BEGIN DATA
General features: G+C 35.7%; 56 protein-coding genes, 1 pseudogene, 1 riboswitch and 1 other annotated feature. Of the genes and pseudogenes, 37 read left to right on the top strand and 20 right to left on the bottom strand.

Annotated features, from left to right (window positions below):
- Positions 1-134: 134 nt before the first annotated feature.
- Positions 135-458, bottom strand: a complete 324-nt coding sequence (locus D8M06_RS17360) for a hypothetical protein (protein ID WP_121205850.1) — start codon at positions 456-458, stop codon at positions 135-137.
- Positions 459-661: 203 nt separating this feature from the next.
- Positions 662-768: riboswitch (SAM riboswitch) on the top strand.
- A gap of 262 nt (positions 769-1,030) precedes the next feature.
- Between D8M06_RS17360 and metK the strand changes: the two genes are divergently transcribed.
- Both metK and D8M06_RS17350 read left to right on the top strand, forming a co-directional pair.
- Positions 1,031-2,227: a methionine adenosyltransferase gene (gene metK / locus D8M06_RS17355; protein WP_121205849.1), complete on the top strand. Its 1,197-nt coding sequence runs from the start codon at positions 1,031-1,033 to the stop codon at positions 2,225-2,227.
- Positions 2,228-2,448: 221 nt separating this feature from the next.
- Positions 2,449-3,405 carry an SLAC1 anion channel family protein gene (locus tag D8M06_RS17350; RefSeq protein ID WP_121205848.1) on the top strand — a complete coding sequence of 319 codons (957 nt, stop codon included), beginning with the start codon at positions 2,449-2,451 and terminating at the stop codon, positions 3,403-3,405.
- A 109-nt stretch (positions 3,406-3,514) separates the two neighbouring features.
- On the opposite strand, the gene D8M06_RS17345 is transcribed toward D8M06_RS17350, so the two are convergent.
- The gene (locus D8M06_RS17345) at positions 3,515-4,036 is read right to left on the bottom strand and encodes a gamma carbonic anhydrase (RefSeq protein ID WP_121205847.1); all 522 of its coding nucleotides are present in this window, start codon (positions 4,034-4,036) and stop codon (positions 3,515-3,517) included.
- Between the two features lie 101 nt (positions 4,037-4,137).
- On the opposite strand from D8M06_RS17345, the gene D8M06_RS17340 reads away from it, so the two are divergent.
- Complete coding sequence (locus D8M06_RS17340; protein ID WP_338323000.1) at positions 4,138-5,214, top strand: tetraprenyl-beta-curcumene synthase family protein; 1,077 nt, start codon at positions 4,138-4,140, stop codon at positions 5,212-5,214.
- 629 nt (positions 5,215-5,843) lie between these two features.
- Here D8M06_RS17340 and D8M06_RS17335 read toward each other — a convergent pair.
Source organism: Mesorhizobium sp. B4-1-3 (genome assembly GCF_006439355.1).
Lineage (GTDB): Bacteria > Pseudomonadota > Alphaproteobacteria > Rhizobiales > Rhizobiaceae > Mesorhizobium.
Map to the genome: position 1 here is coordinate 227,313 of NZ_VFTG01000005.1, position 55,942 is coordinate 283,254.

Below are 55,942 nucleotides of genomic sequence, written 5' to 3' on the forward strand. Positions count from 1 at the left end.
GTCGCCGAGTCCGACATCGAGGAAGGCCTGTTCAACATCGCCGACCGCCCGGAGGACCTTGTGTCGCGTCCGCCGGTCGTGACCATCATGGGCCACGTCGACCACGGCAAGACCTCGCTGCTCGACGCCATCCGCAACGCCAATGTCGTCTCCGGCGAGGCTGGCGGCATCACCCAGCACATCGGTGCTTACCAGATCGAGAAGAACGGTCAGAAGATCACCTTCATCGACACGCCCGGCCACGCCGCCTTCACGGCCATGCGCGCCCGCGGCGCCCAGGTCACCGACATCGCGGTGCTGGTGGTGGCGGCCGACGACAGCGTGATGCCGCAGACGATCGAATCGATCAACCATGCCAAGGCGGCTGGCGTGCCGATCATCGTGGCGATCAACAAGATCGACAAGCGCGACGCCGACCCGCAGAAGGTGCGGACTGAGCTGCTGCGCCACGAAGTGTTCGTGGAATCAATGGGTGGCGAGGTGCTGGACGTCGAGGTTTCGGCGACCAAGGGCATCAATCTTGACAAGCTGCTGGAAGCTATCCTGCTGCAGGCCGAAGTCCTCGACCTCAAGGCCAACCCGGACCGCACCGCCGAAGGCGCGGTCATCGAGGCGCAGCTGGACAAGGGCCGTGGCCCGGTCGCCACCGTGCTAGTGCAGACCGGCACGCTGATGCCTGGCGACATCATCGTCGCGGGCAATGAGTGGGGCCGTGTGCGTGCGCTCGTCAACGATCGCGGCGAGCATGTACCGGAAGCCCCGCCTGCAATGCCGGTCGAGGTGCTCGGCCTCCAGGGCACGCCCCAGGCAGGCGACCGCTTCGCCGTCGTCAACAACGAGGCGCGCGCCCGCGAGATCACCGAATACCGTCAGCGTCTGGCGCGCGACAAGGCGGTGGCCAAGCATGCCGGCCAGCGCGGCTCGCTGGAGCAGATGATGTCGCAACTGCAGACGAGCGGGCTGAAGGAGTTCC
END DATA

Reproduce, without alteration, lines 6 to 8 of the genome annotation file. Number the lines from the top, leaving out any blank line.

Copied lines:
- Positions 662-768: riboswitch (SAM riboswitch) on the top strand.
- A gap of 262 nt (positions 769-1,030) precedes the next feature.
- Between D8M06_RS17360 and metK the strand changes: the two genes are divergently transcribed.